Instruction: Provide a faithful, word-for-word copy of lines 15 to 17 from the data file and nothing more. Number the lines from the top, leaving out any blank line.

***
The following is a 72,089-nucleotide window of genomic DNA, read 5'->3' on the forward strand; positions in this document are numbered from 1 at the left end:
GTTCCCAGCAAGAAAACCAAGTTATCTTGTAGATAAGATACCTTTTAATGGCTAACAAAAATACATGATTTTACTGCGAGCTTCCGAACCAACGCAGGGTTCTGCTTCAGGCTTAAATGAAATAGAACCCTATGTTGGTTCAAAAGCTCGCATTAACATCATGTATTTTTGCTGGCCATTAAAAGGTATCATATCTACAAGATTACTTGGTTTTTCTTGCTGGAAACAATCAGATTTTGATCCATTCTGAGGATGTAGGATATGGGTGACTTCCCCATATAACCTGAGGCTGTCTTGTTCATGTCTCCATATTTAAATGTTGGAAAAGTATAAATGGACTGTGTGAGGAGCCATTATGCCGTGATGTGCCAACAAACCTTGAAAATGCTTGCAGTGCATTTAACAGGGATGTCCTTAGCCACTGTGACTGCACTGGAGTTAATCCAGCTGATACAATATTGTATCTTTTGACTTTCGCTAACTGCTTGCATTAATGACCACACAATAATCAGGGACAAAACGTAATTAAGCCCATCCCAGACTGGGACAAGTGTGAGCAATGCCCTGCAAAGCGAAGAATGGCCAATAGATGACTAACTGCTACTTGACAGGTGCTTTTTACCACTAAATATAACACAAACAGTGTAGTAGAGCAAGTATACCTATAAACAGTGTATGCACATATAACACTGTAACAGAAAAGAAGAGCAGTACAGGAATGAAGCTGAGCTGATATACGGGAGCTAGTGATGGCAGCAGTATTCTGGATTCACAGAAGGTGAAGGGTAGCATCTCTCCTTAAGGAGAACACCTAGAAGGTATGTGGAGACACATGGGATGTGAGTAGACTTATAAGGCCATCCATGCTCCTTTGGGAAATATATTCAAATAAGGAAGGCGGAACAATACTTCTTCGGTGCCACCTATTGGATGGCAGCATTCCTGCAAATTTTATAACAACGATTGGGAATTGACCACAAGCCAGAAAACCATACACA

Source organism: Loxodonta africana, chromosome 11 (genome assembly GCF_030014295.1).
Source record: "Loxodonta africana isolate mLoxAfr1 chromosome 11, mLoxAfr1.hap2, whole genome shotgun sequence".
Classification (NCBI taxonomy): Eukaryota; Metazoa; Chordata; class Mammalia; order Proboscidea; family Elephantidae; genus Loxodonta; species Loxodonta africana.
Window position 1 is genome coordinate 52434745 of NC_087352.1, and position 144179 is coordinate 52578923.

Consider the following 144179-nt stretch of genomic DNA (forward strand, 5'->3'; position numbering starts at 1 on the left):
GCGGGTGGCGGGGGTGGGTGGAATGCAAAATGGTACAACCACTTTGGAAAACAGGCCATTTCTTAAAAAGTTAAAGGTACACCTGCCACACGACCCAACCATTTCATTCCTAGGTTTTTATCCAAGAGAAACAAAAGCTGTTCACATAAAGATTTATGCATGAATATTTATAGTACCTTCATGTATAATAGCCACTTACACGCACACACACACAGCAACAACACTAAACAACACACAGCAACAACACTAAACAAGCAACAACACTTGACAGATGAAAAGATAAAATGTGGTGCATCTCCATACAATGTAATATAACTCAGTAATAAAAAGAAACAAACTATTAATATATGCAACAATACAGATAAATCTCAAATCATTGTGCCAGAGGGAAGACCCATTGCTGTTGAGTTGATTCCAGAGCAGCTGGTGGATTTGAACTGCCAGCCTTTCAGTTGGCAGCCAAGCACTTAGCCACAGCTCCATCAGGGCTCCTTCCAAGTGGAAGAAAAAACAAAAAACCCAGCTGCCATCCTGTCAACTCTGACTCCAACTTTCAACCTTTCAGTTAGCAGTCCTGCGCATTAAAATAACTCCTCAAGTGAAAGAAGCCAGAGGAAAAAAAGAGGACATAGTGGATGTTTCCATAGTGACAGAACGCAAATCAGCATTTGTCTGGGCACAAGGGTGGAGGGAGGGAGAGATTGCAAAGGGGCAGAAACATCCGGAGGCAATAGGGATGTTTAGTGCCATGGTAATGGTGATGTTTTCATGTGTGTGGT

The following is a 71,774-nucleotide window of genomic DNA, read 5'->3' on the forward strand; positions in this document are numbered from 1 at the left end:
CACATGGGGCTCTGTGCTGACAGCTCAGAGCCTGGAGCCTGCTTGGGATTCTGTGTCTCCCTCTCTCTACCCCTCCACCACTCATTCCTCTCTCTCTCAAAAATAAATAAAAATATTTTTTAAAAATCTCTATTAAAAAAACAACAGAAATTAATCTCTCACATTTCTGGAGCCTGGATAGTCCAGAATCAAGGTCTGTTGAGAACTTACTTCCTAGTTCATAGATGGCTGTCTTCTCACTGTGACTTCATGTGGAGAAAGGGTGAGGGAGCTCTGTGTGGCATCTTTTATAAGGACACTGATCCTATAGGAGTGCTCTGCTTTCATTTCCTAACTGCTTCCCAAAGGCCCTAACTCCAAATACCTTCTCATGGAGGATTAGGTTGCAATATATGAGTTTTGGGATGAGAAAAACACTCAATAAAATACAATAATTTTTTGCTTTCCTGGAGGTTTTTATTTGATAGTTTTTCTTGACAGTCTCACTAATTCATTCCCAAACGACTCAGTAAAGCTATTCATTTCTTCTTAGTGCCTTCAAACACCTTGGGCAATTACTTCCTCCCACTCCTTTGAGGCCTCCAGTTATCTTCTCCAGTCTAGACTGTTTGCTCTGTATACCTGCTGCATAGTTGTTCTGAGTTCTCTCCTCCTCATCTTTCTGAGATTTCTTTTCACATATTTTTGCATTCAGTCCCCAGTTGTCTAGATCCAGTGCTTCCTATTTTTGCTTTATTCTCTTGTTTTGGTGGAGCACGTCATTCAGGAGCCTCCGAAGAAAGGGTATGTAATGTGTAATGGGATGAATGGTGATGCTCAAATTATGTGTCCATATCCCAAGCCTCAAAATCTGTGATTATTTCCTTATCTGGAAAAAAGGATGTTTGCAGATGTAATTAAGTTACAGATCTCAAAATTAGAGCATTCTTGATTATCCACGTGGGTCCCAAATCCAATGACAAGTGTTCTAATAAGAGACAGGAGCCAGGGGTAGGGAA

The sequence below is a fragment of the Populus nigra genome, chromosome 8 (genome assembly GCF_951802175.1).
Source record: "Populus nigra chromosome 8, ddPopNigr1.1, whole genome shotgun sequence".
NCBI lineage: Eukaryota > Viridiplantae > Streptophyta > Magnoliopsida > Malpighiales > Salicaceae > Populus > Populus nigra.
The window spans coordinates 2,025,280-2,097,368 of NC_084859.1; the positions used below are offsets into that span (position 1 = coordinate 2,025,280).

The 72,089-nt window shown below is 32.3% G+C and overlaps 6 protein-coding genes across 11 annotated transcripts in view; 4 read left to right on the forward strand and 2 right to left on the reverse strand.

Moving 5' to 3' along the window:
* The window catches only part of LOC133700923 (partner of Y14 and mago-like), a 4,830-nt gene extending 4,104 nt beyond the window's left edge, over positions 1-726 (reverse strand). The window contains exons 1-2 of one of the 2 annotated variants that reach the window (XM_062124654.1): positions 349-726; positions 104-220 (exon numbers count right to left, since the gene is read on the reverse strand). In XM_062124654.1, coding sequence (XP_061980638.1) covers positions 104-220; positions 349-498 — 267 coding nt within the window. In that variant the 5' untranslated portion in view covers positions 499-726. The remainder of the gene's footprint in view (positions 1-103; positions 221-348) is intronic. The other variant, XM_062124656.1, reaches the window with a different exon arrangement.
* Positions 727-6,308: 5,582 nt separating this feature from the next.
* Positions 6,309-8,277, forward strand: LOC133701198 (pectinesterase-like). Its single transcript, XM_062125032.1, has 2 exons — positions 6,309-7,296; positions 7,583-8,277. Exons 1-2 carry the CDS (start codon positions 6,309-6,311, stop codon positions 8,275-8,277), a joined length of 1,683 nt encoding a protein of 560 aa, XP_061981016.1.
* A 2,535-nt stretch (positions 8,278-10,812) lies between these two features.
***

The 72,089-nt window shown below is 32.3% G+C and overlaps 6 protein-coding genes across 11 annotated transcripts in view; 4 read left to right on the forward strand and 2 right to left on the reverse strand.

Moving 5' to 3' along the window:
* The window catches only part of LOC133700923 (partner of Y14 and mago-like), a 4,830-nt gene extending 4,104 nt beyond the window's left edge, over positions 1-726 (reverse strand). The window contains exons 1-2 of one of the 2 annotated variants that reach the window (XM_062124654.1): positions 349-726; positions 104-220 (exon numbers count right to left, since the gene is read on the reverse strand). In XM_062124654.1, coding sequence (XP_061980638.1) covers positions 104-220; positions 349-498 — 267 coding nt within the window. In that variant the 5' untranslated portion in view covers positions 499-726. The remainder of the gene's footprint in view (positions 1-103; positions 221-348) is intronic. The other variant, XM_062124656.1, reaches the window with a different exon arrangement.